KNIGHT-RIDDER INC. is now the biggest newspaper chain offering medical and dental benefits to the same-sex partners of its employees.
Beginning this month, homosexual employees at Knight-Ridder's corporate offices can begin signing up their partners for the same benefits offered the spouses of legally married employees.
Knight-Ridder, the nation's second-largest newspaper owner after Gannett Co., also for the first time is permitting its 30-plus daily and weekly newspapers to make local decisions about whether to offer the benefits.
The Miami Herald and its Spanish-language sister, El Nuevo Herald, immediately announced they would begin offering the benefits Jan. 1.
"This is the important message: What we stand for at these newspapers is fairness to all. In that spirit these benefits will be provided," Herald chairman and publisher David Lawrence wrote in a Sept. 22 memo to employees.
Knight-Ridder had been the target of a sometimes-aggressive, sometimes-low-key campaign for so-called domestic partner benefits by the National Lesbian and Gay Journalists Association (NLGJA), which has worked closely with the chain on sexual diversity in the workplace.
"We're obviously thrilled," said NLGJA President Karen-Louise Boothe, senior political editor for Minnesota Public Radio.
"I think it's pretty clear that there is a trend toward offering domestic partner benefits, a trend not only in our industry, but in the U.S. at large," Boothe added. "Companies are seeing that costs are low and the benefits outweigh the costs by far .... The cost of offering domestic partner benefits is no higher than the cost of covering legal spouses."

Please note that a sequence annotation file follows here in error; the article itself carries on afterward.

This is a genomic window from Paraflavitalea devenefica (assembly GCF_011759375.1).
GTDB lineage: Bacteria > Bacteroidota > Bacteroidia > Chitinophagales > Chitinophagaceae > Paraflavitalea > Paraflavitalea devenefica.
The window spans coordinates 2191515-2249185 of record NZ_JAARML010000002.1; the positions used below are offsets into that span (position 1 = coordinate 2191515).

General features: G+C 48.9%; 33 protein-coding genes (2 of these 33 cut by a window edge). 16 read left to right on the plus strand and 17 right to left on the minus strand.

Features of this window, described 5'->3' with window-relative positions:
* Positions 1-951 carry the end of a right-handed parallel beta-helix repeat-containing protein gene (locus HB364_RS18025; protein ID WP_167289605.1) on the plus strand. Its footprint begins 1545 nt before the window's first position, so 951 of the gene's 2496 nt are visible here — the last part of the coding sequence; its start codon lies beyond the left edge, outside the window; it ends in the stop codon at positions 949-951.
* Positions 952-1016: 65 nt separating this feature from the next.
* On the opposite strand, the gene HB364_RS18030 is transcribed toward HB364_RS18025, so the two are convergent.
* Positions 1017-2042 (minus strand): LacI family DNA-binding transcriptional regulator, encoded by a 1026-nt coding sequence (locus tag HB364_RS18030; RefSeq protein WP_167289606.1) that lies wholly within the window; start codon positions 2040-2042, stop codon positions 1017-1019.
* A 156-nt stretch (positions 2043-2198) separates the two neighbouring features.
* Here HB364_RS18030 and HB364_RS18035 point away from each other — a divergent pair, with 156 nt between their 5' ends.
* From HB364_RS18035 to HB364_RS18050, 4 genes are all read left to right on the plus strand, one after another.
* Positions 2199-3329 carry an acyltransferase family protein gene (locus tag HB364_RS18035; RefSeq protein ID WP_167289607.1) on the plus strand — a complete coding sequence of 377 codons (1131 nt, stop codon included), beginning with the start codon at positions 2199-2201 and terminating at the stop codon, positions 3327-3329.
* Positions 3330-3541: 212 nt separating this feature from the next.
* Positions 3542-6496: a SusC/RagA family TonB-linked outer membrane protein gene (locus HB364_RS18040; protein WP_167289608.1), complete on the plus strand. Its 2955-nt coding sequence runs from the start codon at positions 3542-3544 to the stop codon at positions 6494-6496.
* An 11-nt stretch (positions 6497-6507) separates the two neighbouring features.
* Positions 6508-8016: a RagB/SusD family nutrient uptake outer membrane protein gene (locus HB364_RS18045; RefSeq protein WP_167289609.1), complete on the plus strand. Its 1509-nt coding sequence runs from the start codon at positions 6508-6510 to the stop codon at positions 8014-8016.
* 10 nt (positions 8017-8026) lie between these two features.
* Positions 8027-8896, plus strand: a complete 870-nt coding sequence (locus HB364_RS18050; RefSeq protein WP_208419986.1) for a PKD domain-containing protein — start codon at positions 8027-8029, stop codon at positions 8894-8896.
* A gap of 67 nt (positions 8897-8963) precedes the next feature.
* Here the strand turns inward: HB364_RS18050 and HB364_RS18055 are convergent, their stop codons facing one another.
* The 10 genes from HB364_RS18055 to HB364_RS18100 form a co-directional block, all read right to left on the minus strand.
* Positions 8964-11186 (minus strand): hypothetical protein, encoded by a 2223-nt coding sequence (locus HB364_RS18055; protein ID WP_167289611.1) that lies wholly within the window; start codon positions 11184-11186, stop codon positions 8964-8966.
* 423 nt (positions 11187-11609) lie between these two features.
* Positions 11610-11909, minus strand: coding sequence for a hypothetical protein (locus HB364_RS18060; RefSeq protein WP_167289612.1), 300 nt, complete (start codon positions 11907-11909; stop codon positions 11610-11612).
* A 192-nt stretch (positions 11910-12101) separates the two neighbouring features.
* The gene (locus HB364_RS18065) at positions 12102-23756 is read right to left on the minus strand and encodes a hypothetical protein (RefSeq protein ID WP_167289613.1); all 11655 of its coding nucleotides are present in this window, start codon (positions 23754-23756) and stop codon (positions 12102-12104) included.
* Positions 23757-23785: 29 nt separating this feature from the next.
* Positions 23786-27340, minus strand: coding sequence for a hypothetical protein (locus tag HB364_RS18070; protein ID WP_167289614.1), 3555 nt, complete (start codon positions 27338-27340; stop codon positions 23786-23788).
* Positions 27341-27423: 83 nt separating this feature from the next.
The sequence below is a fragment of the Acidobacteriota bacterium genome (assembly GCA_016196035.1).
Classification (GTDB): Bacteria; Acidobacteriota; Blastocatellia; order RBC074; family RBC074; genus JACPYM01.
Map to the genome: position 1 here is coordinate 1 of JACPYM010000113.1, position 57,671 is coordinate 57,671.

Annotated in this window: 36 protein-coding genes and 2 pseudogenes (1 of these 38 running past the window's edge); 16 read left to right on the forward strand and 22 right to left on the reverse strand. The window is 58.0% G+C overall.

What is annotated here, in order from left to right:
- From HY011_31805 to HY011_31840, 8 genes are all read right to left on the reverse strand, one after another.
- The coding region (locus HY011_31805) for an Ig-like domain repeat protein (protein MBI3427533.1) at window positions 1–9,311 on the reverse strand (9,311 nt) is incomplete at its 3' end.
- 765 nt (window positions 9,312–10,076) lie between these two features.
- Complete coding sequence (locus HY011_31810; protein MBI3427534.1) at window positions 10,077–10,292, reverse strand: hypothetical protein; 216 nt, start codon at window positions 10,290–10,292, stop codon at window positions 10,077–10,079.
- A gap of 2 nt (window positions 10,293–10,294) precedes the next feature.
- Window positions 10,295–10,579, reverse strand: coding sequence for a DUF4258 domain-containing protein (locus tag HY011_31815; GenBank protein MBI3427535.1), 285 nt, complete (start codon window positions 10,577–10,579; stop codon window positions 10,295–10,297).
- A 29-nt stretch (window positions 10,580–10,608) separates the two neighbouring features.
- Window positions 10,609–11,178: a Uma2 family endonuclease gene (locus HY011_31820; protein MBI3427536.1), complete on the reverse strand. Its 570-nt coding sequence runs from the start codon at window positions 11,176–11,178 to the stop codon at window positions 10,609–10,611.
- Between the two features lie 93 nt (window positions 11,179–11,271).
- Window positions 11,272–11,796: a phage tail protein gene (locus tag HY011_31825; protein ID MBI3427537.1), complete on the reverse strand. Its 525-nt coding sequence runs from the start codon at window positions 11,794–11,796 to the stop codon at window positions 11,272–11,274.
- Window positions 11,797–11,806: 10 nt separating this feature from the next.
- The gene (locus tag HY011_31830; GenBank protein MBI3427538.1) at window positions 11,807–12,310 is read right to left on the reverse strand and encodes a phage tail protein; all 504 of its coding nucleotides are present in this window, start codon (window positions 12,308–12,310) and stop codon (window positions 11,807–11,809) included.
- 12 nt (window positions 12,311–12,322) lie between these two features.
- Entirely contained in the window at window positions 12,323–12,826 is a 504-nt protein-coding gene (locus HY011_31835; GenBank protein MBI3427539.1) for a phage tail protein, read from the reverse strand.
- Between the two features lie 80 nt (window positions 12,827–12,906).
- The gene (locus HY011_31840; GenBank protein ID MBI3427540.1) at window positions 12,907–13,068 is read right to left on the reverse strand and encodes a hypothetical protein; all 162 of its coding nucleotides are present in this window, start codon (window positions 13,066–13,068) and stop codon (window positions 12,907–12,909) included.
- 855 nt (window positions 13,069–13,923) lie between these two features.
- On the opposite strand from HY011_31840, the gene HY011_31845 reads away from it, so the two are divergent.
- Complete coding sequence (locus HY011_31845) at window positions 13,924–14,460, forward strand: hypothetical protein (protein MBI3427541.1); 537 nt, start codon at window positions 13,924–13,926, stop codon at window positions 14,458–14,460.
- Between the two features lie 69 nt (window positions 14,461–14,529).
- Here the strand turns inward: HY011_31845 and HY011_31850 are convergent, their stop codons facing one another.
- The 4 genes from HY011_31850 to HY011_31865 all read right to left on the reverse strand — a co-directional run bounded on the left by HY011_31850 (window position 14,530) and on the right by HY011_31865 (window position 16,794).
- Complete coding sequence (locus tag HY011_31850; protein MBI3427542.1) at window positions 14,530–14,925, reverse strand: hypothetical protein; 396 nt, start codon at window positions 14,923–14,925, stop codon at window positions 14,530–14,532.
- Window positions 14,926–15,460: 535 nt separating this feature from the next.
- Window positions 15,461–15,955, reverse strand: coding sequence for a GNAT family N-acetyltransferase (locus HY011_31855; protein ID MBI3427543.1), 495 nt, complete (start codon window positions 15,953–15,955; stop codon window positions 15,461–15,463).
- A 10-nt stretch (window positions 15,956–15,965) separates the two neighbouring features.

Human resources executives in Knight-Ridder had made no secret of their enthusiasm for domestic partner benefits, and Lawrence of the Herald more than a year ago said the benefits should be offered "as a simple matter of fairness."
At the same time, however, the chain's board of directors passed up opportunities to change the companywide policy against the benefits, and officials at Philadelphia Newspapers Inc. (PNI) went to binding arbitration rather than agree to offer the benefits to employees represented by the Newspaper Guild. PNI lost the case in August, and let lapse a deadline to appeal the arbitrator's ruling.
Knight-Ridder said the biggest factor in changing the policy was the acquisition earlier this year of five papers owned by Walt Disney Co. The five, including the Kansas City Star and Fort Worth StarTelegram, offered domestic partner benefits when Knight-Ridder bought them.
"That sort of precipitated it," said Lee Ann Schlatter, Knight-Ridder's director of corporate communications.
"We started thinking hard what to do about the fact that when we acquired the Disney papers, domestic partner benefits were already being offered."
Knight-Ridder for the past five years or so has been trying to standardize benefits at its properties, but domestic partner benefits will remain, so to speak, a local option.
At the Miami Herald, the eventual benefits program, which goes into effect Jan. …